Stephen Hill, who is Vice President of BET’s music and programming department, heavily chastised Waka Flocka’s behavior in multiple Twitter posts last night.
“BET Hip-Hop Awards. The show was going so well…and then Waka Flak-ed. Yeah. I said it,” Hill tweeted. “Waka. Flocka. Flamed. Out. like it or not,he’s popular. Wanted to give a shot #mistake.”
Waka Flocka retaliated specifically at Hill, but refrained from making any negative remarks about BET as a whole.
“Ima let fans know the inside of this lame game yall call rap they want u to don’t b ya self N x u out 4 being a real nigga … pussy HILL [sic],” Flocka wrote on his own Twitter page. “How the fuck u invite Waka Flocka and hate when i jump N the crowd to connect more wit fans and friends ….. #rappers R robots lol…I THAK [sic] BET AS A WHOLE …..99% SHOULD I SAY ……ITS JUST THAT 1% IS A DUCK ASS NIGGA…I KNO [sic] KIDS HATE WHEN THEY PARENTS GET ON TWITTER AND ACT LAME IS FUCK.”
Later, it was determined that a DJ miscue with the wrong song caused Flocka’s improvisation, not disregard for the rehearsed set. Once made aware of this, hill extended conciliatory words directly to Flocka and offered a closed-door sitdown to clear the air.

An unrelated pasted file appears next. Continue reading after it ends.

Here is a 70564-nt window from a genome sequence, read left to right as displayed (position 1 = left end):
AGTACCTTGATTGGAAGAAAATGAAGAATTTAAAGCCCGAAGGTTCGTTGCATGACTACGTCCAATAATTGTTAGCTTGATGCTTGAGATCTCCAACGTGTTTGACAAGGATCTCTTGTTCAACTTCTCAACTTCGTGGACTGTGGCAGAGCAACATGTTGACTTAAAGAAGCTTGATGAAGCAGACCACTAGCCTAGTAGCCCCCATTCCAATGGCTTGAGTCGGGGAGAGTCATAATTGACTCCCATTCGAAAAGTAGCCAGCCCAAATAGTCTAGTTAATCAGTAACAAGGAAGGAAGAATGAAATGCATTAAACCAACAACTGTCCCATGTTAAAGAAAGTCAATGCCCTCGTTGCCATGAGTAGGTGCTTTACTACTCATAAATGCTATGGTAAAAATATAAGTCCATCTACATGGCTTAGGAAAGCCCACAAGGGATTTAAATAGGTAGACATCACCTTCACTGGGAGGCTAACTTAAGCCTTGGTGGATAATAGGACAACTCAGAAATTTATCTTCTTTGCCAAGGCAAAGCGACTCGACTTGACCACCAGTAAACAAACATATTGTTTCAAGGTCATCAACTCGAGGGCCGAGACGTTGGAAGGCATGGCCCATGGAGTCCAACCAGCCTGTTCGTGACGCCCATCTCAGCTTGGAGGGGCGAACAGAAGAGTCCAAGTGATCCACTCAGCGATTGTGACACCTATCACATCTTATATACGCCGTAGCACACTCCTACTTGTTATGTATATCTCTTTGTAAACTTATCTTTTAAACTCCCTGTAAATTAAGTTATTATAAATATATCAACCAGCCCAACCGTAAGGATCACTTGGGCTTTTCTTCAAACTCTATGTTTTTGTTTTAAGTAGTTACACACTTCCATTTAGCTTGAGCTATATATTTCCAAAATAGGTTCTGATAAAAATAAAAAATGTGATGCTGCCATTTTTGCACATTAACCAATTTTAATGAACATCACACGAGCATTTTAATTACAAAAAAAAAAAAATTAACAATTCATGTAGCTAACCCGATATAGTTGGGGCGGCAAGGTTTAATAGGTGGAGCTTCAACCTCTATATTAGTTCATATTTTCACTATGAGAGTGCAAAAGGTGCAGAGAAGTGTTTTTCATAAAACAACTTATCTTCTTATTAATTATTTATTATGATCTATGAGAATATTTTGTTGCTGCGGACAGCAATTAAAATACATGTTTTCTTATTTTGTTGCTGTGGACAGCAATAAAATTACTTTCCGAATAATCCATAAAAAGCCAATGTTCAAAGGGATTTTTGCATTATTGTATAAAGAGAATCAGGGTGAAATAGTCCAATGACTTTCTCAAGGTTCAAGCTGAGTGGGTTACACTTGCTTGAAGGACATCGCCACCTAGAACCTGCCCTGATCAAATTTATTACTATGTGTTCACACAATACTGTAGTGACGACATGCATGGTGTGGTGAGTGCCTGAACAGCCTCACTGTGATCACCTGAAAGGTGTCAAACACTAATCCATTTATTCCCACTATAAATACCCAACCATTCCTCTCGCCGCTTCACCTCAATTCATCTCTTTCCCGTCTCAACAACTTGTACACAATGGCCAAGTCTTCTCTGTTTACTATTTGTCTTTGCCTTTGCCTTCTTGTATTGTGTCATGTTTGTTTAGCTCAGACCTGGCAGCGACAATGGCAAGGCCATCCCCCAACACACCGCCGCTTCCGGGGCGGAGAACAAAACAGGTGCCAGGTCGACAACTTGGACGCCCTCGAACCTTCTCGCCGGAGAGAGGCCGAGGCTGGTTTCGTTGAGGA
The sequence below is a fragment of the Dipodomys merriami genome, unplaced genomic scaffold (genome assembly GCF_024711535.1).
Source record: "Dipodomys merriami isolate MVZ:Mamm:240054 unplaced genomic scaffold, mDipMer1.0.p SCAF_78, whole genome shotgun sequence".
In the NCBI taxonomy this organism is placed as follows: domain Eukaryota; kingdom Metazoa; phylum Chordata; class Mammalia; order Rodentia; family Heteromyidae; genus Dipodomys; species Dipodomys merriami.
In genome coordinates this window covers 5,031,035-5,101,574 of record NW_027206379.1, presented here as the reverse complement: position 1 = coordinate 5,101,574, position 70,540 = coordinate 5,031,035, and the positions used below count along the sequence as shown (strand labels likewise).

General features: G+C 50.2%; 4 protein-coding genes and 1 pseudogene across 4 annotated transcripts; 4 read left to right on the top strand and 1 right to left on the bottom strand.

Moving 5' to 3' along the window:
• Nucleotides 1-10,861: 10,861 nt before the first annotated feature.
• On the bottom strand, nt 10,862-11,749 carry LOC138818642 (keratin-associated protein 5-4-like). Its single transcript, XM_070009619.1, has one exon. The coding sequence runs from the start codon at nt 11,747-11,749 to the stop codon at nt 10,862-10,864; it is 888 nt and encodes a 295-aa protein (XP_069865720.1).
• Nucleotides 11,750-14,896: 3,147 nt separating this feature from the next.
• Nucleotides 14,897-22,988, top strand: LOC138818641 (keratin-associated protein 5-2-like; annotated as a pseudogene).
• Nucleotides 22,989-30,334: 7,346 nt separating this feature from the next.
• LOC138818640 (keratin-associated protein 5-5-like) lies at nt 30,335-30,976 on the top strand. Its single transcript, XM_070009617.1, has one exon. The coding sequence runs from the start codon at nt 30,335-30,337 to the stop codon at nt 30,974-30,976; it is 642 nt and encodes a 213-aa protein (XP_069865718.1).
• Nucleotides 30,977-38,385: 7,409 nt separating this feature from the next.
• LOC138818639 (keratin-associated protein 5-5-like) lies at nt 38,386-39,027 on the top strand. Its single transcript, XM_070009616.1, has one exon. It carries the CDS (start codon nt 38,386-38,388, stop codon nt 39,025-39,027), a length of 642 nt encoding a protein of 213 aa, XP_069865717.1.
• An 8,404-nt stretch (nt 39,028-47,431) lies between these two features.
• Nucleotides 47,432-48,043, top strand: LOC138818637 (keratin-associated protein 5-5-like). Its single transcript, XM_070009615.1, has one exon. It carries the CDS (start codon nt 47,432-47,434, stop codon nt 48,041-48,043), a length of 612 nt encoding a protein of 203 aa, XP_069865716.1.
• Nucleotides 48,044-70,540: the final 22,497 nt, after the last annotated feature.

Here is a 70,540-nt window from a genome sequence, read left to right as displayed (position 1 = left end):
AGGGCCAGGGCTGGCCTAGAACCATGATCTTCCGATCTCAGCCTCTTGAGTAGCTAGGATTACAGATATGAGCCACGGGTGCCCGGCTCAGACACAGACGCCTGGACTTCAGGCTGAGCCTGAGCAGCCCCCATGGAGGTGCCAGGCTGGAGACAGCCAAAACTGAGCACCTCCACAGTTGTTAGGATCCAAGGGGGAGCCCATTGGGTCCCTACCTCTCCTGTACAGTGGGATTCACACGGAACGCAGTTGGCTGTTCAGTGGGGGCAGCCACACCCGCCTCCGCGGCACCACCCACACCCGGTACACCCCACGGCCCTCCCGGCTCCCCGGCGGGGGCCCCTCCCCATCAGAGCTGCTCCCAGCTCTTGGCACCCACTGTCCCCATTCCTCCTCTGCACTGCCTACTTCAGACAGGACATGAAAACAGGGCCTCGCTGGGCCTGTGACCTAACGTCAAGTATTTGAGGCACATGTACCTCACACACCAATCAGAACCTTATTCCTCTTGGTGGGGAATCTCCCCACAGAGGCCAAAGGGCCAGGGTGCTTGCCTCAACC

“Let’s you and me talk. Bring your manager. I should NOT have sent that first text,” Hill admitted, “But there’s some learning here. You in?”
At press time, Waka Flocka Flame has not verified if he agreed to Stephen G. Hill’s request. His debut album, Flockaveli, comes out Tuesday (October 5).
The BET Hip Hop Awards 2010 airs on October 12.
Twitter, while a great tool for networking, has become a place where a lot of Hip-Hop artists have embarrassed themselves and engaged in acts that are amusingly deemed “fuckery” amongst fans. Now, it appears even executives are getting drawn into the nonsense.
I understand why Hill got upset. When you’re in management, there’s immense pressure on you from the higher-ups and those immediately below you. In Hill’s case, he’s the buffer between the artists and BET. I can just imagine that headache, and no matter what he’ll always have to take the blame.
With that said, an executive with his experience should have known better than to air grievances like that in public, especially preceding the actual airing of the show. They were tweets you’d expect from a blogger, not a middle-aged, executive VP of a multi-million dollar company.
Regarding Waka Flocka Flame, I met him for the first time yesterday. From that meeting I can tell you he’s a guy that thrives on instinct and emotions, so his response to Hill was not surprising. But I’m sure his management team will take Hill up on his offer.